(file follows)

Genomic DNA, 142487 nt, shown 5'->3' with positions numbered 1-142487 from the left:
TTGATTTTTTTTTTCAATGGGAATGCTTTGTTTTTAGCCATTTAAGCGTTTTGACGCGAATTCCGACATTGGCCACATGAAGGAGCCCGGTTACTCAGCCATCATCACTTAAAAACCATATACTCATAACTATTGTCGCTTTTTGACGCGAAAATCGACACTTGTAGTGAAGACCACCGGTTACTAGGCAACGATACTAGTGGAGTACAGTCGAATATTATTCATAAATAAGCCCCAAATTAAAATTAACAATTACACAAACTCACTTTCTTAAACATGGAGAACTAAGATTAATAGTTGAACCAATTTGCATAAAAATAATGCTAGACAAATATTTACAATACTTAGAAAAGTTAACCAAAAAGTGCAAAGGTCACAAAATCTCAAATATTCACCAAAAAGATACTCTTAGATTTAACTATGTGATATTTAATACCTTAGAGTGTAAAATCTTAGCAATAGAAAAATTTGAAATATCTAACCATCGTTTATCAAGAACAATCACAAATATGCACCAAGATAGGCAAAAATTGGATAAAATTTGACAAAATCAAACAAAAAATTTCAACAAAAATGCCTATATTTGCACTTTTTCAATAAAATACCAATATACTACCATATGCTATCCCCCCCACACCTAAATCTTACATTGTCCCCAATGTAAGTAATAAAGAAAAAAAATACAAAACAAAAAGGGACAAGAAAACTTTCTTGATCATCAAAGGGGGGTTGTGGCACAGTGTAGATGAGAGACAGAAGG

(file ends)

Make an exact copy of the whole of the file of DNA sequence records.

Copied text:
Genomic DNA, 142487 nt, shown 5'->3' with positions numbered 1-142487 from the left:
TTGATTTTTTTTTTCAATGGGAATGCTTTGTTTTTAGCCATTTAAGCGTTTTGACGCGAATTCCGACATTGGCCACATGAAGGAGCCCGGTTACTCAGCCATCATCACTTAAAAACCATATACTCATAACTATTGTCGCTTTTTGACGCGAAAATCGACACTTGTAGTGAAGACCACCGGTTACTAGGCAACGATACTAGTGGAGTACAGTCGAATATTATTCATAAATAAGCCCCAAATTAAAATTAACAATTACACAAACTCACTTTCTTAAACATGGAGAACTAAGATTAATAGTTGAACCAATTTGCATAAAAATAATGCTAGACAAATATTTACAATACTTAGAAAAGTTAACCAAAAAGTGCAAAGGTCACAAAATCTCAAATATTCACCAAAAAGATACTCTTAGATTTAACTATGTGATATTTAATACCTTAGAGTGTAAAATCTTAGCAATAGAAAAATTTGAAATATCTAACCATCGTTTATCAAGAACAATCACAAATATGCACCAAGATAGGCAAAAATTGGATAAAATTTGACAAAATCAAACAAAAAATTTCAACAAAAATGCCTATATTTGCACTTTTTCAATAAAATACCAATATACTACCATATGCTATCCCCCCCACACCTAAATCTTACATTGTCCCCAATGTAAGTAATAAAGAAAAAAAATACAAAACAAAAAGGGACAAGAAAACTTTCTTGATCATCAAAGGGGGGTTGTGGCACAGTGTAGATGAGAGACAGAAGG